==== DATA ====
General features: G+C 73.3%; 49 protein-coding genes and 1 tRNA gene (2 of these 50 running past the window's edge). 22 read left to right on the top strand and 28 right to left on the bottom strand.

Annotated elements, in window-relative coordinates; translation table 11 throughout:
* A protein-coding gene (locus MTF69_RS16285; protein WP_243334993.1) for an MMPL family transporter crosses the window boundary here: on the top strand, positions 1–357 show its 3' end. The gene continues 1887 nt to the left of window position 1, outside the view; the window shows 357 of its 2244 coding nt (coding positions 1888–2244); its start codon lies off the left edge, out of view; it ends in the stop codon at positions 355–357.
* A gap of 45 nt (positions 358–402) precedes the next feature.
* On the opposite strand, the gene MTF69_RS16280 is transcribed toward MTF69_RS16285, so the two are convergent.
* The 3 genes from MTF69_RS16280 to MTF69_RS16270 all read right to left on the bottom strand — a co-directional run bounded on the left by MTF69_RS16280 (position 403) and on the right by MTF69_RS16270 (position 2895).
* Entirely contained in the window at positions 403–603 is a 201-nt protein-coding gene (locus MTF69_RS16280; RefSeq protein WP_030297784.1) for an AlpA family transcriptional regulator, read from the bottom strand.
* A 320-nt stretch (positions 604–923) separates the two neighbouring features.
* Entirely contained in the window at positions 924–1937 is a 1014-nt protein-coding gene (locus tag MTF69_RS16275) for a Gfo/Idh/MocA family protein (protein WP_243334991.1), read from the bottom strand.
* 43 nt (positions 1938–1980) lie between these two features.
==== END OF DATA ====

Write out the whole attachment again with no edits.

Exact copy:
General features: G+C 73.3%; 49 protein-coding genes and 1 tRNA gene (2 of these 50 running past the window's edge). 22 read left to right on the top strand and 28 right to left on the bottom strand.

Annotated elements, in window-relative coordinates; translation table 11 throughout:
* A protein-coding gene (locus MTF69_RS16285; protein WP_243334993.1) for an MMPL family transporter crosses the window boundary here: on the top strand, positions 1–357 show its 3' end. The gene continues 1887 nt to the left of window position 1, outside the view; the window shows 357 of its 2244 coding nt (coding positions 1888–2244); its start codon lies off the left edge, out of view; it ends in the stop codon at positions 355–357.
* A gap of 45 nt (positions 358–402) precedes the next feature.
* On the opposite strand, the gene MTF69_RS16280 is transcribed toward MTF69_RS16285, so the two are convergent.
* The 3 genes from MTF69_RS16280 to MTF69_RS16270 all read right to left on the bottom strand — a co-directional run bounded on the left by MTF69_RS16280 (position 403) and on the right by MTF69_RS16270 (position 2895).
* Entirely contained in the window at positions 403–603 is a 201-nt protein-coding gene (locus MTF69_RS16280; RefSeq protein WP_030297784.1) for an AlpA family transcriptional regulator, read from the bottom strand.
* A 320-nt stretch (positions 604–923) separates the two neighbouring features.
* Entirely contained in the window at positions 924–1937 is a 1014-nt protein-coding gene (locus tag MTF69_RS16275) for a Gfo/Idh/MocA family protein (protein WP_243334991.1), read from the bottom strand.
* 43 nt (positions 1938–1980) lie between these two features.